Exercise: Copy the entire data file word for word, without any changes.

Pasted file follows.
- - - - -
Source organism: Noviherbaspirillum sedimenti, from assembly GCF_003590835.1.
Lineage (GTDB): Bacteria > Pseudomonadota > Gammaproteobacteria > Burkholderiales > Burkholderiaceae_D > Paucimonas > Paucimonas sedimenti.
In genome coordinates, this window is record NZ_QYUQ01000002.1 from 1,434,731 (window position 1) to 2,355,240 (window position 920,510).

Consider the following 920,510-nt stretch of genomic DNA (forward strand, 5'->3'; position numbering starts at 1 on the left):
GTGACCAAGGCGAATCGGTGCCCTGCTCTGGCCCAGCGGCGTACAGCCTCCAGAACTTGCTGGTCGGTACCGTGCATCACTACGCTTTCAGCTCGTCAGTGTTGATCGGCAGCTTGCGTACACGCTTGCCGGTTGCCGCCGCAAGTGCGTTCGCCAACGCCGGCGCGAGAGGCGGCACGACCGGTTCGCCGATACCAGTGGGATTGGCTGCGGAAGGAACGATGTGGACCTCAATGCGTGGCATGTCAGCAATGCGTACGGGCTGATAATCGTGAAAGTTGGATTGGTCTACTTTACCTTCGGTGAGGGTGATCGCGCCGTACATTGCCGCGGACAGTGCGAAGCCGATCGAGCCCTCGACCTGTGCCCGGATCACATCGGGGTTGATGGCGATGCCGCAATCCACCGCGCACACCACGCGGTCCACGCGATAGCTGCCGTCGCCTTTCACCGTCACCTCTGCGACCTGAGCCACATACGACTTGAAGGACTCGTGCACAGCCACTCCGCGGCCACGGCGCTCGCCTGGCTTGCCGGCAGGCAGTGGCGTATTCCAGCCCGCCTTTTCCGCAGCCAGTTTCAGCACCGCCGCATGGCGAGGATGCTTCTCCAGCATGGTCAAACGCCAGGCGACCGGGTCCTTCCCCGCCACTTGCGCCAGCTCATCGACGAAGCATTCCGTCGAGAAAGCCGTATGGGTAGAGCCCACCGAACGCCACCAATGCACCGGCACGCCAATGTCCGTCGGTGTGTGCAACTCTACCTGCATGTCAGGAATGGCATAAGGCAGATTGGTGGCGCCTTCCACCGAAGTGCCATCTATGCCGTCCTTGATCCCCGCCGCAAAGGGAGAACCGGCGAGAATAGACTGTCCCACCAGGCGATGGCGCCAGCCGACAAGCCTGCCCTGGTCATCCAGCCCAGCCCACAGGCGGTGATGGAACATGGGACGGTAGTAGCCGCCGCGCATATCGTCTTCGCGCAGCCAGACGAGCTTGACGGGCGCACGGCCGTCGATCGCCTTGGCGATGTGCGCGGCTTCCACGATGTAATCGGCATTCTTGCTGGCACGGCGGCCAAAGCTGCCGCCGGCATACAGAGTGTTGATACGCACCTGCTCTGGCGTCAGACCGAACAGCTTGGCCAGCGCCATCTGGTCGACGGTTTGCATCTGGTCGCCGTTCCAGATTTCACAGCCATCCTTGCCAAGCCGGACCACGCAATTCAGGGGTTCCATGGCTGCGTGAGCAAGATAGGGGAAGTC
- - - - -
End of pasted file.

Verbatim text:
Source organism: Noviherbaspirillum sedimenti, from assembly GCF_003590835.1.
Lineage (GTDB): Bacteria > Pseudomonadota > Gammaproteobacteria > Burkholderiales > Burkholderiaceae_D > Paucimonas > Paucimonas sedimenti.
In genome coordinates, this window is record NZ_QYUQ01000002.1 from 1,434,731 (window position 1) to 2,355,240 (window position 920,510).

Consider the following 920,510-nt stretch of genomic DNA (forward strand, 5'->3'; position numbering starts at 1 on the left):
GTGACCAAGGCGAATCGGTGCCCTGCTCTGGCCCAGCGGCGTACAGCCTCCAGAACTTGCTGGTCGGTACCGTGCATCACTACGCTTTCAGCTCGTCAGTGTTGATCGGCAGCTTGCGTACACGCTTGCCGGTTGCCGCCGCAAGTGCGTTCGCCAACGCCGGCGCGAGAGGCGGCACGACCGGTTCGCCGATACCAGTGGGATTGGCTGCGGAAGGAACGATGTGGACCTCAATGCGTGGCATGTCAGCAATGCGTACGGGCTGATAATCGTGAAAGTTGGATTGGTCTACTTTACCTTCGGTGAGGGTGATCGCGCCGTACATTGCCGCGGACAGTGCGAAGCCGATCGAGCCCTCGACCTGTGCCCGGATCACATCGGGGTTGATGGCGATGCCGCAATCCACCGCGCACACCACGCGGTCCACGCGATAGCTGCCGTCGCCTTTCACCGTCACCTCTGCGACCTGAGCCACATACGACTTGAAGGACTCGTGCACAGCCACTCCGCGGCCACGGCGCTCGCCTGGCTTGCCGGCAGGCAGTGGCGTATTCCAGCCCGCCTTTTCCGCAGCCAGTTTCAGCACCGCCGCATGGCGAGGATGCTTCTCCAGCATGGTCAAACGCCAGGCGACCGGGTCCTTCCCCGCCACTTGCGCCAGCTCATCGACGAAGCATTCCGTCGAGAAAGCCGTATGGGTAGAGCCCACCGAACGCCACCAATGCACCGGCACGCCAATGTCCGTCGGTGTGTGCAACTCTACCTGCATGTCAGGAATGGCATAAGGCAGATTGGTGGCGCCTTCCACCGAAGTGCCATCTATGCCGTCCTTGATCCCCGCCGCAAAGGGAGAACCGGCGAGAATAGACTGTCCCACCAGGCGATGGCGCCAGCCGACAAGCCTGCCCTGGTCATCCAGCCCAGCCCACAGGCGGTGATGGAACATGGGACGGTAGTAGCCGCCGCGCATATCGTCTTCGCGCAGCCAGACGAGCTTGACGGGCGCACGGCCGTCGATCGCCTTGGCGATGTGCGCGGCTTCCACGATGTAATCGGCATTCTTGCTGGCACGGCGGCCAAAGCTGCCGCCGGCATACAGAGTGTTGATACGCACCTGCTCTGGCGTCAGACCGAACAGCTTGGCCAGCGCCATCTGGTCGACGGTTTGCATCTGGTCGCCGTTCCAGATTTCACAGCCATCCTTGCCAAGCCGGACCACGCAATTCAGGGGTTCCATGGCTGCGTGAGCAAGATAGGGGAAGTC